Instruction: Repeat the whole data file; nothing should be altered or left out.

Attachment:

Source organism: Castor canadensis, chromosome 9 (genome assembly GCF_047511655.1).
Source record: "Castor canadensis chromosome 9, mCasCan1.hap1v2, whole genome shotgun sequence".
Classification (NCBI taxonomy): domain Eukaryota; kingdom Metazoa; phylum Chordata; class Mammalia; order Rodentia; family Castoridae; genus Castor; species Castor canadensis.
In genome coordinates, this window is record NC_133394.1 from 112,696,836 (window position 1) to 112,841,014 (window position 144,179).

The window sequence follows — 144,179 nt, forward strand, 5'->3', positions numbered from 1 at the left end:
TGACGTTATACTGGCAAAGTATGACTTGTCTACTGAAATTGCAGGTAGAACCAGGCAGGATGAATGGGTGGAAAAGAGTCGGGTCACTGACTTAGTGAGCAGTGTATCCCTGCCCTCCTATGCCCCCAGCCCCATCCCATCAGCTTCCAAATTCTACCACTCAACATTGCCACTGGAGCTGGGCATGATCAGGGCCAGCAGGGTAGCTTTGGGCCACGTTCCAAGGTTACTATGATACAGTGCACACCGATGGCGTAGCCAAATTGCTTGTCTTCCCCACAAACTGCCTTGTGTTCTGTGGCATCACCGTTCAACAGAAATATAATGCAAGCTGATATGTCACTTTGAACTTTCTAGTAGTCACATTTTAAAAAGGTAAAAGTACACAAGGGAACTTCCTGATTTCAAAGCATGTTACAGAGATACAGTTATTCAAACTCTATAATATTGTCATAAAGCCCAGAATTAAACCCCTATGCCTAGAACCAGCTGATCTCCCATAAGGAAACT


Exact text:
Source organism: Castor canadensis, chromosome 9 (genome assembly GCF_047511655.1).
Source record: "Castor canadensis chromosome 9, mCasCan1.hap1v2, whole genome shotgun sequence".
Classification (NCBI taxonomy): domain Eukaryota; kingdom Metazoa; phylum Chordata; class Mammalia; order Rodentia; family Castoridae; genus Castor; species Castor canadensis.
In genome coordinates, this window is record NC_133394.1 from 112,696,836 (window position 1) to 112,841,014 (window position 144,179).

The window sequence follows — 144,179 nt, forward strand, 5'->3', positions numbered from 1 at the left end:
TGACGTTATACTGGCAAAGTATGACTTGTCTACTGAAATTGCAGGTAGAACCAGGCAGGATGAATGGGTGGAAAAGAGTCGGGTCACTGACTTAGTGAGCAGTGTATCCCTGCCCTCCTATGCCCCCAGCCCCATCCCATCAGCTTCCAAATTCTACCACTCAACATTGCCACTGGAGCTGGGCATGATCAGGGCCAGCAGGGTAGCTTTGGGCCACGTTCCAAGGTTACTATGATACAGTGCACACCGATGGCGTAGCCAAATTGCTTGTCTTCCCCACAAACTGCCTTGTGTTCTGTGGCATCACCGTTCAACAGAAATATAATGCAAGCTGATATGTCACTTTGAACTTTCTAGTAGTCACATTTTAAAAAGGTAAAAGTACACAAGGGAACTTCCTGATTTCAAAGCATGTTACAGAGATACAGTTATTCAAACTCTATAATATTGTCATAAAGCCCAGAATTAAACCCCTATGCCTAGAACCAGCTGATCTCCCATAAGGAAACT